Monday, September 7, 2015
Maybe the mail stopped at a bar
Running a restaurant is more than just cooking up good food and getting it to the table.
Though many fall short even on that basic task.
There is also service to get right. And decor.
Beyond that, there is filling the role of being a business in a community, with teams to sponsor and charities to support.
All of which Harry Caray's, the landmark steakhouse and Italian restaurant on Kinzie, not to forget its various satellite locations, does exceedingly well.
Or rather, does well when the United States Postal Service manages to deliver their mail.
Pull up a chair.
Tales of the ineptitude of the local branch of the post office are such a Chicago tradition, you hesitate before offering up a new one.
You ask, does it meet the classic standards? The piles of letters found burning under a viaduct? The sacks of undelivered mail discovered in a disturbed postal carrier's home? The bar is very high.
But heck, it's Labor Day weekend. I shouldn't even be working. And while Harry Caray's CEO Grant DePorter certainly plays the media like a conductor directing a well-trained orchestra, and could generate press for a stoplight changing, there is sincere interest here.
A stack of letters that Harry Caray's sent exactly 10 years ago was delivered last week, the moldy envelopes arriving to their startled recipients, in some cases, with others returning to the restaurant office.
"People are getting mail all over town, 10 years ago to the date," said DePorter, marveling at a particular return-to-sender letter from Children's Memorial Hospital.
"They said they couldn't locate it," he said. "You would think the post office would know Children's Memorial has moved."
In 2012, from Lincoln Park to Chicago Avenue, changing its name to Lurie Children's Hospital.
Mark V. Reynolds, spokesman for the USPS' Chicago office, said that forwarding instructions are only good for one year, then mail is returned to sender.
From how Grant was talking, I envisioned a burlap sack stuffed with mail moldering in a forgotten corner of some vast postal facility. It turned out we're talking about six letters—one delivered to the Cubs, one delivered to Chris Chelios' charity, and four returned to Harry's.
So far. DePorter worries there are many others he has yet to hear about.
"This is like the Nielsen ratings," he said. "Where one person represents 100 more."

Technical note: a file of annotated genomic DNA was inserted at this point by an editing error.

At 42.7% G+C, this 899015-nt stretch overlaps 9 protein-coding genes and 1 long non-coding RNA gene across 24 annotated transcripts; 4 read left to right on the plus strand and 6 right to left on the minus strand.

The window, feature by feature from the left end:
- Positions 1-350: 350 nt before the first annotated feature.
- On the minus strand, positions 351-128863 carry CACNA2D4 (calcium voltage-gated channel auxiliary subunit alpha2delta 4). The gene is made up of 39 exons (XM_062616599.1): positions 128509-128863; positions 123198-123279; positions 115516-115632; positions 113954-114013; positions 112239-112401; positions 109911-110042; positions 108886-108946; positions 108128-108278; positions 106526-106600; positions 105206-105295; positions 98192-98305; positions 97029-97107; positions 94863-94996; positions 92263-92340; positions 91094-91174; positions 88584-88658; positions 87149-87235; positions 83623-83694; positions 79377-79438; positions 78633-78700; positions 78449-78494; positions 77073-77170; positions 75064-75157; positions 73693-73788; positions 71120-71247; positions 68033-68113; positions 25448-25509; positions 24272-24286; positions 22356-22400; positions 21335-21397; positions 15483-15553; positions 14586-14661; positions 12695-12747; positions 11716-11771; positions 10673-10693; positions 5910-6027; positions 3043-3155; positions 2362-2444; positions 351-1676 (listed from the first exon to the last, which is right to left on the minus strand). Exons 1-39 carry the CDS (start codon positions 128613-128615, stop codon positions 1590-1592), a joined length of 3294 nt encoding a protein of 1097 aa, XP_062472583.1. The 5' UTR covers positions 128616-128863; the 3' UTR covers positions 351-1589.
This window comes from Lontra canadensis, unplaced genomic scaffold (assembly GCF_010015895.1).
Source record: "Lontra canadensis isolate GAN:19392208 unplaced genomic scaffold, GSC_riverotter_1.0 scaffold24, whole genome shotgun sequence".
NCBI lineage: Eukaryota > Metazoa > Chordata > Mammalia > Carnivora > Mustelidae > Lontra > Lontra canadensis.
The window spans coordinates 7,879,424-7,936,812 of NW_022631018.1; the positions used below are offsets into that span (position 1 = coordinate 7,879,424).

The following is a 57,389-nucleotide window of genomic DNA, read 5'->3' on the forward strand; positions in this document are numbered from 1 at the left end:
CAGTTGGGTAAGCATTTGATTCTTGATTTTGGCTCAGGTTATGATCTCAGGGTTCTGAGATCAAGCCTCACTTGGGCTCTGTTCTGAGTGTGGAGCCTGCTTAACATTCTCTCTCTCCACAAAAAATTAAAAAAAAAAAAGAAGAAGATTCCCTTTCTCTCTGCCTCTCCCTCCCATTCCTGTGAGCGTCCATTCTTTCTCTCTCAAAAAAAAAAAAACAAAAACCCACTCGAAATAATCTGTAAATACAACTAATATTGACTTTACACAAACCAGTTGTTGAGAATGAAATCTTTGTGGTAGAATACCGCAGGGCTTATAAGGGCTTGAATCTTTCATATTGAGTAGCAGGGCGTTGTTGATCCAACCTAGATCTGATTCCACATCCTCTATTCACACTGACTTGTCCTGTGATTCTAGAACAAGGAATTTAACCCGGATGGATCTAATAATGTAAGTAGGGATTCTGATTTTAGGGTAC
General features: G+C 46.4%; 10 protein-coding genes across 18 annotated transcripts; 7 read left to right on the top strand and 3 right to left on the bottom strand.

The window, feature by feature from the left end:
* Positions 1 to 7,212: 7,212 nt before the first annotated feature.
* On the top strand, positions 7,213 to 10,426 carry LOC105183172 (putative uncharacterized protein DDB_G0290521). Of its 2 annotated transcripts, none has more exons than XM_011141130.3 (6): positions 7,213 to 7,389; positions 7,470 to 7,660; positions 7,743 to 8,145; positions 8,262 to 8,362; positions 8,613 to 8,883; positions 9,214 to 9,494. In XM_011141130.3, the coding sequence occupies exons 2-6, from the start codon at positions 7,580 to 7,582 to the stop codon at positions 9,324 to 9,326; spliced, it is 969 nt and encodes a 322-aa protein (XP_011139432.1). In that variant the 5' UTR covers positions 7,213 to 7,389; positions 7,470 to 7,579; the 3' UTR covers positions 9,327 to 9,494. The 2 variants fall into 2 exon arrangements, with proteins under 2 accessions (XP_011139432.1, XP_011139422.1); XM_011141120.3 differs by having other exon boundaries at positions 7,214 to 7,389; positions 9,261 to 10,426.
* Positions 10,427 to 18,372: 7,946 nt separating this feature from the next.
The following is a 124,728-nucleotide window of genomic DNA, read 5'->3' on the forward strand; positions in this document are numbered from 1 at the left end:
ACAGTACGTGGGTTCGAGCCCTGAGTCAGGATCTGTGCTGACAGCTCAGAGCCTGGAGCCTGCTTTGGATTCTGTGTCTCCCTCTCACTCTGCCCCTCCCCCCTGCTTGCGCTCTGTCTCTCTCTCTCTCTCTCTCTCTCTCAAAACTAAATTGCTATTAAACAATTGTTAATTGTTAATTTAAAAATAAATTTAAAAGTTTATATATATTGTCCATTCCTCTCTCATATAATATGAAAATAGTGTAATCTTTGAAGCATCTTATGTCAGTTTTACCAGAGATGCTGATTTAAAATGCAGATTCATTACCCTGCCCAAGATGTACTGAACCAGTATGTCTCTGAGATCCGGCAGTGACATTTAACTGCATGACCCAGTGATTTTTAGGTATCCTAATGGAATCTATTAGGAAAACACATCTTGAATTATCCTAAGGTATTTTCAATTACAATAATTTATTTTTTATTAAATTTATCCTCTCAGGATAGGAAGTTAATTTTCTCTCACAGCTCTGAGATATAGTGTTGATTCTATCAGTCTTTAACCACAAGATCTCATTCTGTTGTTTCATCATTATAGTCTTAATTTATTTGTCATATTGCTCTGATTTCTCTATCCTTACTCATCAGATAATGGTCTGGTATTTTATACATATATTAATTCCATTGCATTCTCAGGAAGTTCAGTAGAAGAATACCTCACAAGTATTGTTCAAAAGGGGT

He first learned of the problem last week at Wrigley Field, fittingly.
"Andrea Burke, who works with the Cubs, ran up to us and said, 'You will never believe what I got in the mail,'" said DePorter, "an envelope that was mailed 10 years ago that contained gift certificates for Fan Appreciation Day in 2005,"
At first he thought it was funny.
"Like a time capsule. Then I got the letter from the Restaurant Association."
A letter contained gift certificates for a silent auction.
"They never got my charity stuff and I was the chairman," said DePorter. "I was guy calling people to say, will you donate? You never know the ripple effect. Ernst and Young never got my thank you letter for their event. The letter to Children's Memorial Hospital had a certificate for dinner with Cubs manage Dusty Baker. They could have gotten a lot of money for that, but it never happened because the certificate for the dinner never arrived. There's probably a lot more. This is only the tip of the iceberg."
DePorter speculated the mail was "probably under a table for 10 years."
The post office couldn't offer much light.
"This is a mystery," said Reynolds, vowing to investigate. "We need to know what happened."
Don't hold your breath, though.
"The only person who could tell us what happened to the mail is the mail itself, if it could talk." Reynolds said."This is highly unusually, an anomaly. Mail may be found in equipment we thought was empty. It does happen, unfortunately."
I've known Grant for years, and he is devoted—perhaps even obsessed—with the image of the restaurant. The idea that people were promised something from Harry's and didn't get it horrifies and torments him.
"I think people were too embarrassed to call us out on it," he said. "I didn't know they were mad at us."
So look within. If you harbor any lingering, decade-old resentment against Harry Caray's for not sending that gift certificate they promised, well, maybe they did and it just didn't arrive, for reasons that will probably never be known.
In 2005, the Postal Service handled 211.7 billion pieces of mail. Last year it was 155.4 billion pieces, a 25 percent drop.
"This is why FedEx is doing so well," DePorter said.